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Folks Of Interest Machinist's on the HAMB??

Discussion in 'The Hokey Ass Message Board' started by A31ModelA, Aug 20, 2008.

  1. VA HAMB
    Joined: Jun 14, 2006
    Posts: 1,189

    VA HAMB
    Member

    Remember being a machinist does not mean machining only. Material, vises, and just about everything else in a shop is heavy. So not only do you have to lean over a machine ALL day but you also have to lift alot. I was a machinist for 23 years and have finally landed a desk job. Im on hydrocodones as I write this. You guessed it! A bad back. Its a great way to make a living and job security is good for an accomplished machinist. So Good Luck.
     
  2. denverguy80221
    Joined: Oct 8, 2008
    Posts: 7

    denverguy80221
    Member
    from denver

  3. Woogeroo
    Joined: Dec 29, 2005
    Posts: 1,030

    Woogeroo
    Member
    from USA

    A31ModelA

    I'm a fellow student in machining as well. I've finished up my manual classes and now I am taking the beginning of the CNC fundamentals and programming.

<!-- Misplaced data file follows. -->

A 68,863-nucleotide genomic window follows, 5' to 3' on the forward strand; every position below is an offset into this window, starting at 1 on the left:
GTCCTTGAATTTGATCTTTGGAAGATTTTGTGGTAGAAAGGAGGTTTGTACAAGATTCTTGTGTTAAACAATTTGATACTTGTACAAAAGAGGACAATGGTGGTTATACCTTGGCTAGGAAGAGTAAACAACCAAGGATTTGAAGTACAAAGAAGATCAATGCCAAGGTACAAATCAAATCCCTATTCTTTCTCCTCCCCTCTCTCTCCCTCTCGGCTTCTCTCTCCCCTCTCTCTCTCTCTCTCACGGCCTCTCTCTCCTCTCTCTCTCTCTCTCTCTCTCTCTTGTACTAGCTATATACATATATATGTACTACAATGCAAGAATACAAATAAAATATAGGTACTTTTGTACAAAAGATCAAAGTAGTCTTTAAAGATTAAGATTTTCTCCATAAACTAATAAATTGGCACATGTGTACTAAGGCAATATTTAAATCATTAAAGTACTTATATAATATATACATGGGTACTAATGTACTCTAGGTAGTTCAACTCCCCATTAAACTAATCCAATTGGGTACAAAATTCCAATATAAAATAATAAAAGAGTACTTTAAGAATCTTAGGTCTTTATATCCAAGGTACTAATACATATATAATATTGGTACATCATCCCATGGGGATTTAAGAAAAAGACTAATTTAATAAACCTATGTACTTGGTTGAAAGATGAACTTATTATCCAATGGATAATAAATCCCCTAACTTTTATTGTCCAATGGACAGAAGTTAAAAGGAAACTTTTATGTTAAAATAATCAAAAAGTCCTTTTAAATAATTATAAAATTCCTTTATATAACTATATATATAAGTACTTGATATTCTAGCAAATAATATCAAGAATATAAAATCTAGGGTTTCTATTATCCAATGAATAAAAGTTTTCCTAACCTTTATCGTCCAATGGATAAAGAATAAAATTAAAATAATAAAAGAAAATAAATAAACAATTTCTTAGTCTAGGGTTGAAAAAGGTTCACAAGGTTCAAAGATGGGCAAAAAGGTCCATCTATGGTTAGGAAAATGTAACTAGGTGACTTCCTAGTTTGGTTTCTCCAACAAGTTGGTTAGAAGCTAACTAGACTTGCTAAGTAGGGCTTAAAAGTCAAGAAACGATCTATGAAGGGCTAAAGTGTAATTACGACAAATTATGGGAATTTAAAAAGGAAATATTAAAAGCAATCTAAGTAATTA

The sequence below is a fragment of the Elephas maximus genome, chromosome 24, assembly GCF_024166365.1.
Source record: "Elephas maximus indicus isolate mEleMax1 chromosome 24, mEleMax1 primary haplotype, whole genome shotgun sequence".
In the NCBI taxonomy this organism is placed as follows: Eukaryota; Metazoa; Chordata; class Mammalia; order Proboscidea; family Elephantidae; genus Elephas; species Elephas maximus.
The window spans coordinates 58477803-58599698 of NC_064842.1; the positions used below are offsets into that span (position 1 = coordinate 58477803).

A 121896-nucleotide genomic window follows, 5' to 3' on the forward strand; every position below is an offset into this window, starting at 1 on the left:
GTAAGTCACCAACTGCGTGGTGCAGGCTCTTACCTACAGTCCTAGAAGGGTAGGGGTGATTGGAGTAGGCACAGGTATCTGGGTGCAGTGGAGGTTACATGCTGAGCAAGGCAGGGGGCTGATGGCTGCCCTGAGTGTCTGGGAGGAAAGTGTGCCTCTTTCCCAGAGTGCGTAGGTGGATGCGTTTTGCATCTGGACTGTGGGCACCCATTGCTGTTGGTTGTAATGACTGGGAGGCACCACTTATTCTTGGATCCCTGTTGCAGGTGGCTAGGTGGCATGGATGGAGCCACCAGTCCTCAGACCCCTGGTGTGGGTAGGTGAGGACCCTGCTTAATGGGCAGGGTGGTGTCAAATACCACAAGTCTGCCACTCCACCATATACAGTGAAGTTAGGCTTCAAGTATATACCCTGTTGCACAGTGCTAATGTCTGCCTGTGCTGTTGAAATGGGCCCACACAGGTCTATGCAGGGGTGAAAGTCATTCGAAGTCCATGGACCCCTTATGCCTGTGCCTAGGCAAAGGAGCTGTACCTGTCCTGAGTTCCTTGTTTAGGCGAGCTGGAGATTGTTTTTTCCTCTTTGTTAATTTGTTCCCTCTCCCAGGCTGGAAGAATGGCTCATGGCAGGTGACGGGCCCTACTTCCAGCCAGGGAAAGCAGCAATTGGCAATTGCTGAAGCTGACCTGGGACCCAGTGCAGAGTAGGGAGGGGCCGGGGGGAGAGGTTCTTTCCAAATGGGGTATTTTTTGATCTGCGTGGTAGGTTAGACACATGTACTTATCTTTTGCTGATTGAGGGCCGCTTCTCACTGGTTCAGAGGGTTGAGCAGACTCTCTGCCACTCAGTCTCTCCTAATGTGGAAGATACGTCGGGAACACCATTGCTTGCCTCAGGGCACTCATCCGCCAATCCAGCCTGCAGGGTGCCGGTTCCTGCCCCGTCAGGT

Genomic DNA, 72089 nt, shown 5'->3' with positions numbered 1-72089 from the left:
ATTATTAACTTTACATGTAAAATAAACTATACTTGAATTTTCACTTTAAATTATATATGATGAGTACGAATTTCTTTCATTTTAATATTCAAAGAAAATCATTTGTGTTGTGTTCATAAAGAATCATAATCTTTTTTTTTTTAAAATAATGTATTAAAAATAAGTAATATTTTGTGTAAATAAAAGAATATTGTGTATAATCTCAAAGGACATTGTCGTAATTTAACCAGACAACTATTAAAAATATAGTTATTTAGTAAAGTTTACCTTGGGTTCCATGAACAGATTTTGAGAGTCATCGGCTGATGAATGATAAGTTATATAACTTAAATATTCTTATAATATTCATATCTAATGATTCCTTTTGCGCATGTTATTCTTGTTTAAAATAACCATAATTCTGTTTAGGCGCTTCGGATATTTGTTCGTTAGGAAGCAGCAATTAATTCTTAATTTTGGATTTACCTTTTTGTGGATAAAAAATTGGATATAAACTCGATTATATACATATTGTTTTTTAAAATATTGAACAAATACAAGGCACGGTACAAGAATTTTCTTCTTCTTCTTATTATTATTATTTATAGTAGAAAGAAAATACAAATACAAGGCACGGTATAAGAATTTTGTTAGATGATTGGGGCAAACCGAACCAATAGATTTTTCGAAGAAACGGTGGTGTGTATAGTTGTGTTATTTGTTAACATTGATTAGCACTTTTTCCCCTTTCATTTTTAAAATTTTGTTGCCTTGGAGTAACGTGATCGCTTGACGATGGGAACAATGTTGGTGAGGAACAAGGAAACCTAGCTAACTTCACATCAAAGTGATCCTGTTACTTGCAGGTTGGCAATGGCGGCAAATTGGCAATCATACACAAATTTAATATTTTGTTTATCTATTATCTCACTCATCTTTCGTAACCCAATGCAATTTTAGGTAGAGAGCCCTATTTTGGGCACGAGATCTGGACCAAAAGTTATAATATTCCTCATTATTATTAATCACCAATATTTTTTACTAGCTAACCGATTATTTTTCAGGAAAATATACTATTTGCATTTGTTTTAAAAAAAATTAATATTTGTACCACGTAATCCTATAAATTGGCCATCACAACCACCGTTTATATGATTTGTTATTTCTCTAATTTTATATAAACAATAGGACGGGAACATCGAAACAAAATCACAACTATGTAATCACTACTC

Welcome to the tribe.

    -W
     
  4. havi
    Joined: Dec 30, 2008
    Posts: 1,875

    havi
    ALLIANCE MEMBER

    Surgical instruments is a machine shop that shouldn't involve heavy materials, vices, chucks, jaws, etc... I work in the complete opposite. Most everything involves an overhead crane or jib. Good luck!
     
  5. Zookeeper
    Joined: Aug 30, 2006
    Posts: 1,041

    Zookeeper
    Member

    Same here. Our shop is chock full of overhead cranes. There is no reason to lift anything heavy there, but I have been in shops that aren't so well-equipped. As for the knees, yes, mine get sore, but doing some simple stretches or just walking to the bathroom or to get a soda is enough to make the old knees feel better. Another tip is to excersise a bit after work. I ride a bike (no, not a Harley, a pedal bike) occasionally and it does wonders. As for the mental stress, maybe, maybe not. I love the challenge of getting parts out, and love the feeling of pride that comes with doing something that seemed impossible when it first gets tossed in my lap. True stress is when I make a boo-boo and need to figure out a way to save the part, especially if it's one of a kind or I already have a zillion hours in it. I love my job and cannot imagine a better one.